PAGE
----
Who should read this: People interested in the development guidelines of DeltaAccess and in an outlook on what can be expected from future versions of DeltaAccess.
The development of DeltaAccess is guided by two principles:
1. Concentrate on the management of "descriptors" of items. Other data should be stored in appropriate database subsystems. Such subsystems are literature reference databases, nomenclatural databases, and specimen collection databases. Subsystems should be linked using references to object identifiers in the subsystems. The architecture of the subsystems should be modular to allow the exchange of one subsystem against another. See the chapter Database subsystems for more details.
2. Make as much use of available software tools as possible. While the use of industry standard software interfaces may not lead to a remarkably small and fast application, it does minimize the development effort while maximizing the available functionality. See the chapter Software architecture of DeltaAccess for more details.
The current version of DeltaAccess is only the first step in a planned strategy. Besides implementation issues (character state mapping, illustrations, etc.), the major conceptual drawbacks of DeltaAccess are currently:
The next full version (2.0) is scheduled to fully implement images, perhaps also character mapping ("Key states"), and to improve the functionality of the internal interactive identification module Identify (*** external interfaces already make use of the compiled identification information starting with DeltaAccess version 1.3, but Identify itself needs to be revised). In that version or the version after that, the identification process will be changed to offer error tolerant ("fuzzy") searches, and offer estimates of resolution power of characters based on the item description data. See also the chapter Limitations which will be removed.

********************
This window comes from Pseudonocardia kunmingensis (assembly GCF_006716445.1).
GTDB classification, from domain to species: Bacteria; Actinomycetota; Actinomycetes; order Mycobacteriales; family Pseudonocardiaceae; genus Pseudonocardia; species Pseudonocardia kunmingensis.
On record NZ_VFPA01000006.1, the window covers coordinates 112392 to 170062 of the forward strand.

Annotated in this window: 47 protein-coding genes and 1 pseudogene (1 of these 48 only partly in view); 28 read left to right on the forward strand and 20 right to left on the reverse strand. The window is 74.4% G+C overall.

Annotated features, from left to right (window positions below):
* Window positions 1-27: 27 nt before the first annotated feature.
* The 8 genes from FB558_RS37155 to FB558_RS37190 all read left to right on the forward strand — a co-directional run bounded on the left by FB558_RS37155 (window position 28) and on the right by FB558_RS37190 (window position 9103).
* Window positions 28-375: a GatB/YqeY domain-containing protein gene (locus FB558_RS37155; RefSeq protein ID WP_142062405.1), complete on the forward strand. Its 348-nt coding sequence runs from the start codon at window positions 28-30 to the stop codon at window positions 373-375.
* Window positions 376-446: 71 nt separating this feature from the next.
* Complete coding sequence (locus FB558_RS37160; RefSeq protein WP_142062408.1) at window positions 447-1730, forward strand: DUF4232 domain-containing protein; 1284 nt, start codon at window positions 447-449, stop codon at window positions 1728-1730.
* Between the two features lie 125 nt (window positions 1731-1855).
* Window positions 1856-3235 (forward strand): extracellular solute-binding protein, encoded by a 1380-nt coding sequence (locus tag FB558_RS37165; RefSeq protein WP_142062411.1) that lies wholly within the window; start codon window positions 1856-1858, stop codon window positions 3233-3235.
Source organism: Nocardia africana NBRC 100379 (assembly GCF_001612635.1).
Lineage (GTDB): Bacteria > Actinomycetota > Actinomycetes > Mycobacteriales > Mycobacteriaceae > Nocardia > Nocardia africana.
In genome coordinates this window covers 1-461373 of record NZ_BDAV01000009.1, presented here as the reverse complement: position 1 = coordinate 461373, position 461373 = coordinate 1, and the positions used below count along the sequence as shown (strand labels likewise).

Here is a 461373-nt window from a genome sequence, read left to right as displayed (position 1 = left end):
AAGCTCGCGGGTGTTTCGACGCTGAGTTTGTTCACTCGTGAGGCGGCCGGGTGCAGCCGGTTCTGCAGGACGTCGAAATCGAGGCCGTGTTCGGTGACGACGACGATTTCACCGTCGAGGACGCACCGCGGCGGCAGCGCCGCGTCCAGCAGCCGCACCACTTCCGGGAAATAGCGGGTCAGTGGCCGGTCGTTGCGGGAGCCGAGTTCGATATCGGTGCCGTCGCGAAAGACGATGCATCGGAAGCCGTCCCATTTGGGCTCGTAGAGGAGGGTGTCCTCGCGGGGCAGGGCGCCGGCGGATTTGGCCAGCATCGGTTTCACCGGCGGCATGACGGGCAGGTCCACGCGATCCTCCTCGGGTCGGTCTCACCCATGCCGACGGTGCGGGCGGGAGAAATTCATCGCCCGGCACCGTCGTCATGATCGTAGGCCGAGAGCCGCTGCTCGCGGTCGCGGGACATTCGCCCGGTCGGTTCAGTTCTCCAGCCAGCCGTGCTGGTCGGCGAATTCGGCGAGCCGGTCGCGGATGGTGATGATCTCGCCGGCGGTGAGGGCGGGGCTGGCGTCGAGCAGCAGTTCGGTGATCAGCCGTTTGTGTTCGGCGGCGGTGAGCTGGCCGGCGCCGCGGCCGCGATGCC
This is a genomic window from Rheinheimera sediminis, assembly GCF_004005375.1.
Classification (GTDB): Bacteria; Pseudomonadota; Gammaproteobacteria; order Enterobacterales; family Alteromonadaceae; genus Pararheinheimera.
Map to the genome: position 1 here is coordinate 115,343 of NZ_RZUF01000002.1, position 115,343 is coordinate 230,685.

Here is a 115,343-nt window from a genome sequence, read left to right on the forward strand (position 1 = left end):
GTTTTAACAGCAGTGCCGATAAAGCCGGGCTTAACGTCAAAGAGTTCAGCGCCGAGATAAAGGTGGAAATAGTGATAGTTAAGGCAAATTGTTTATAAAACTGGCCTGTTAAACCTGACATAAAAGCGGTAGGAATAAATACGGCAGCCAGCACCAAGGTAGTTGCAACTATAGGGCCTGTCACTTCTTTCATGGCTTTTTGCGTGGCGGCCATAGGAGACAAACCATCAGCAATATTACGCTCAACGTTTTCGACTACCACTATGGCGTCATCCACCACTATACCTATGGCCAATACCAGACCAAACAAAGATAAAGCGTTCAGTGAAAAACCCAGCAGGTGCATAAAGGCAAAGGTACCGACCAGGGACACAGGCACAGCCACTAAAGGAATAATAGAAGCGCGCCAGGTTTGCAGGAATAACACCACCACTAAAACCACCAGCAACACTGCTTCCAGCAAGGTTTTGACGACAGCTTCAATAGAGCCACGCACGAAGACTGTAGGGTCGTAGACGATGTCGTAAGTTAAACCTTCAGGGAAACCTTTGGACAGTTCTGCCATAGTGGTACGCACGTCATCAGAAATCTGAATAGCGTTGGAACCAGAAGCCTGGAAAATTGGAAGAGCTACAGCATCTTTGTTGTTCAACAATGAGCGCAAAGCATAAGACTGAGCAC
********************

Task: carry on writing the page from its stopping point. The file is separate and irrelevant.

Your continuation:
Only after these single-project-changes have been made, will I try to improve the integration of descriptor projects into a global supra-project structure, including links to other database subsystems and integration of descriptor projects. See also Merging projects for a discussion of manual project merging.
Main table of contents General development information
Who should read this: Users who are interested in the idea of descriptor databases and in a theoretical discussion of how modular a database should be.
A common problem with current biological database implementations is their monolithic design. While parts of existing applications may be excellent, other parts may be lacking in general, or may be unsuitable for the needs of a specific organization. The solution to this problem is a integrated biological database built from modular applications. Such modules are called database subsystems in the current documentation.
DeltaAccess is a descriptor database subsystem. Other common database subsystems are literature reference databases, nomenclatorial databases, and specimen collection databases.
Both the information model and the application of each subsystem should have well defined interfaces to other subsystems. Subsystems should be seen as exchangeable modules. Thus the literature reference database could be replaced, if it did not fulfill the expectations and a better product was found. Such a design would also allow you to be independent of DeltaAccess in the future, should a different application be found to serve your needs better.